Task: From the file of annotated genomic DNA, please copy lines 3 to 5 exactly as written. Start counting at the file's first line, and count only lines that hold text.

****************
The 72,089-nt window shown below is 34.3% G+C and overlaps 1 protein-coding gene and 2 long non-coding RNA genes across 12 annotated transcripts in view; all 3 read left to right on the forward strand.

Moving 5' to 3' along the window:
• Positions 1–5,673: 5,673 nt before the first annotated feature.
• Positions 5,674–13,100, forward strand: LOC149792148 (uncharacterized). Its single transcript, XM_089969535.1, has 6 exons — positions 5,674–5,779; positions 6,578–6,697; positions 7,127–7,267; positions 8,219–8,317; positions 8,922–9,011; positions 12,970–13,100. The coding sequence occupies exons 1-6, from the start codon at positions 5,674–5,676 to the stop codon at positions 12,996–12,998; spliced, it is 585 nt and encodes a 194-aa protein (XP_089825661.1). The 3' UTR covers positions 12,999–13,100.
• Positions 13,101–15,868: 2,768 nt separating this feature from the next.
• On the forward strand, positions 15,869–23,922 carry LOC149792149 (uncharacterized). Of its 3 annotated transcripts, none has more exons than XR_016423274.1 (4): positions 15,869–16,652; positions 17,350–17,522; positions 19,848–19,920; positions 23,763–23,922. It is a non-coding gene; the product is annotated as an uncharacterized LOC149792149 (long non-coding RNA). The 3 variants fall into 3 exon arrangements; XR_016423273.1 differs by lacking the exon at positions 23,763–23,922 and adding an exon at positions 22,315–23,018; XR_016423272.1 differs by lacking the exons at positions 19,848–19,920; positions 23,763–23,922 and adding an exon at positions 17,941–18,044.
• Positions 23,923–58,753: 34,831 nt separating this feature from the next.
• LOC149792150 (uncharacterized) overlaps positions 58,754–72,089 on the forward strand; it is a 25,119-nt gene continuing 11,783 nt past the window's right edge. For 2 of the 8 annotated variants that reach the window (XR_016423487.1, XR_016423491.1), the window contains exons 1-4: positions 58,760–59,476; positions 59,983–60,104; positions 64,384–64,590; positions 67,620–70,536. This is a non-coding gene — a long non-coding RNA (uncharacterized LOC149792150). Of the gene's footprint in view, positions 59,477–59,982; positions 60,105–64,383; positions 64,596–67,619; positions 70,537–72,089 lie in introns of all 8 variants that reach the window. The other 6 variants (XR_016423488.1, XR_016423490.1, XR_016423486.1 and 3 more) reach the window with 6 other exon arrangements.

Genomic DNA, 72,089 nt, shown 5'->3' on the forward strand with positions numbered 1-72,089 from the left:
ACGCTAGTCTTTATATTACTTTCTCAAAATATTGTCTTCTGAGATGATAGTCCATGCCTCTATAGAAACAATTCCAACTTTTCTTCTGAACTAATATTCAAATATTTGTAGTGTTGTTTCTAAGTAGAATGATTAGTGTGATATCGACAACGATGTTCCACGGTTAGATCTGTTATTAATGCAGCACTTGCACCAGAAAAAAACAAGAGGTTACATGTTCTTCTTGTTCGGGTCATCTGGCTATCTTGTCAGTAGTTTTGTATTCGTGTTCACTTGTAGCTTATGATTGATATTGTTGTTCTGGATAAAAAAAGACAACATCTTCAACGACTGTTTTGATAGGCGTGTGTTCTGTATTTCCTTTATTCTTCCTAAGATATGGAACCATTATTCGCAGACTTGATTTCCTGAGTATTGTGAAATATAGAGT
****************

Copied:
• Positions 1–5,673: 5,673 nt before the first annotated feature.
• Positions 5,674–13,100, forward strand: LOC149792148 (uncharacterized). Its single transcript, XM_089969535.1, has 6 exons — positions 5,674–5,779; positions 6,578–6,697; positions 7,127–7,267; positions 8,219–8,317; positions 8,922–9,011; positions 12,970–13,100. The coding sequence occupies exons 1-6, from the start codon at positions 5,674–5,676 to the stop codon at positions 12,996–12,998; spliced, it is 585 nt and encodes a 194-aa protein (XP_089825661.1). The 3' UTR covers positions 12,999–13,100.
• Positions 13,101–15,868: 2,768 nt separating this feature from the next.